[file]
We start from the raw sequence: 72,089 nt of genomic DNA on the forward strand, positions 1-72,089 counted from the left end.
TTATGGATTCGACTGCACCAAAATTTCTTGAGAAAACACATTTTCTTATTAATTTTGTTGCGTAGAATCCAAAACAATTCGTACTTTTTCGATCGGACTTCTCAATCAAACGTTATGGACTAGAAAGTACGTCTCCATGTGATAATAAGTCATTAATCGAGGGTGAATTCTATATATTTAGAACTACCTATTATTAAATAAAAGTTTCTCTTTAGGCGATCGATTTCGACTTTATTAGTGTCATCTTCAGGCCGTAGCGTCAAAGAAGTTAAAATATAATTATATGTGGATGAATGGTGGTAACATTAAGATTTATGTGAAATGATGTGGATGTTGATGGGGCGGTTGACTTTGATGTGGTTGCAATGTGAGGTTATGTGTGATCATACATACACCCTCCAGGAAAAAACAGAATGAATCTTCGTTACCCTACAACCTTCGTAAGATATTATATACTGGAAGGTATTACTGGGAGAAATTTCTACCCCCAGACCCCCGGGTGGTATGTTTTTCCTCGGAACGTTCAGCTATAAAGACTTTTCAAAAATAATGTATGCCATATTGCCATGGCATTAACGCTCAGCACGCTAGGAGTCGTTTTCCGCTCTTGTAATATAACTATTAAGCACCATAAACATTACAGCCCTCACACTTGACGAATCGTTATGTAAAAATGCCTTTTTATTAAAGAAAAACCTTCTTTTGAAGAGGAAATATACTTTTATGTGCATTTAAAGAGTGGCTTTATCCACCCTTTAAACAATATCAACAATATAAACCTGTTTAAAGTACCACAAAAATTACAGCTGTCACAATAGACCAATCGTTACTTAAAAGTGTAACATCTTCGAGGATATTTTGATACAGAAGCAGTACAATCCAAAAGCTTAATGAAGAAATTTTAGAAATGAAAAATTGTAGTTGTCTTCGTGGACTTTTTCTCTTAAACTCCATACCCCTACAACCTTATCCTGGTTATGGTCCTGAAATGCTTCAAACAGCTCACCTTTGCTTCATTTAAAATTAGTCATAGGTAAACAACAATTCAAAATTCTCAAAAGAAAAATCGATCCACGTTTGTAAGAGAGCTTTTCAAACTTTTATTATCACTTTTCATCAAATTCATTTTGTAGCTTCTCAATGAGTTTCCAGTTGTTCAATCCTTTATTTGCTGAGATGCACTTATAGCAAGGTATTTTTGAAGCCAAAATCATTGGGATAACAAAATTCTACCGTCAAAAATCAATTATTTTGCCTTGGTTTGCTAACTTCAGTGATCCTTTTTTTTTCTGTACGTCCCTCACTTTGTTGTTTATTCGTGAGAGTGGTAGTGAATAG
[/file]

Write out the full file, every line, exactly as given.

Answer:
We start from the raw sequence: 72,089 nt of genomic DNA on the forward strand, positions 1-72,089 counted from the left end.
TTATGGATTCGACTGCACCAAAATTTCTTGAGAAAACACATTTTCTTATTAATTTTGTTGCGTAGAATCCAAAACAATTCGTACTTTTTCGATCGGACTTCTCAATCAAACGTTATGGACTAGAAAGTACGTCTCCATGTGATAATAAGTCATTAATCGAGGGTGAATTCTATATATTTAGAACTACCTATTATTAAATAAAAGTTTCTCTTTAGGCGATCGATTTCGACTTTATTAGTGTCATCTTCAGGCCGTAGCGTCAAAGAAGTTAAAATATAATTATATGTGGATGAATGGTGGTAACATTAAGATTTATGTGAAATGATGTGGATGTTGATGGGGCGGTTGACTTTGATGTGGTTGCAATGTGAGGTTATGTGTGATCATACATACACCCTCCAGGAAAAAACAGAATGAATCTTCGTTACCCTACAACCTTCGTAAGATATTATATACTGGAAGGTATTACTGGGAGAAATTTCTACCCCCAGACCCCCGGGTGGTATGTTTTTCCTCGGAACGTTCAGCTATAAAGACTTTTCAAAAATAATGTATGCCATATTGCCATGGCATTAACGCTCAGCACGCTAGGAGTCGTTTTCCGCTCTTGTAATATAACTATTAAGCACCATAAACATTACAGCCCTCACACTTGACGAATCGTTATGTAAAAATGCCTTTTTATTAAAGAAAAACCTTCTTTTGAAGAGGAAATATACTTTTATGTGCATTTAAAGAGTGGCTTTATCCACCCTTTAAACAATATCAACAATATAAACCTGTTTAAAGTACCACAAAAATTACAGCTGTCACAATAGACCAATCGTTACTTAAAAGTGTAACATCTTCGAGGATATTTTGATACAGAAGCAGTACAATCCAAAAGCTTAATGAAGAAATTTTAGAAATGAAAAATTGTAGTTGTCTTCGTGGACTTTTTCTCTTAAACTCCATACCCCTACAACCTTATCCTGGTTATGGTCCTGAAATGCTTCAAACAGCTCACCTTTGCTTCATTTAAAATTAGTCATAGGTAAACAACAATTCAAAATTCTCAAAAGAAAAATCGATCCACGTTTGTAAGAGAGCTTTTCAAACTTTTATTATCACTTTTCATCAAATTCATTTTGTAGCTTCTCAATGAGTTTCCAGTTGTTCAATCCTTTATTTGCTGAGATGCACTTATAGCAAGGTATTTTTGAAGCCAAAATCATTGGGATAACAAAATTCTACCGTCAAAAATCAATTATTTTGCCTTGGTTTGCTAACTTCAGTGATCCTTTTTTTTTCTGTACGTCCCTCACTTTGTTGTTTATTCGTGAGAGTGGTAGTGAATAG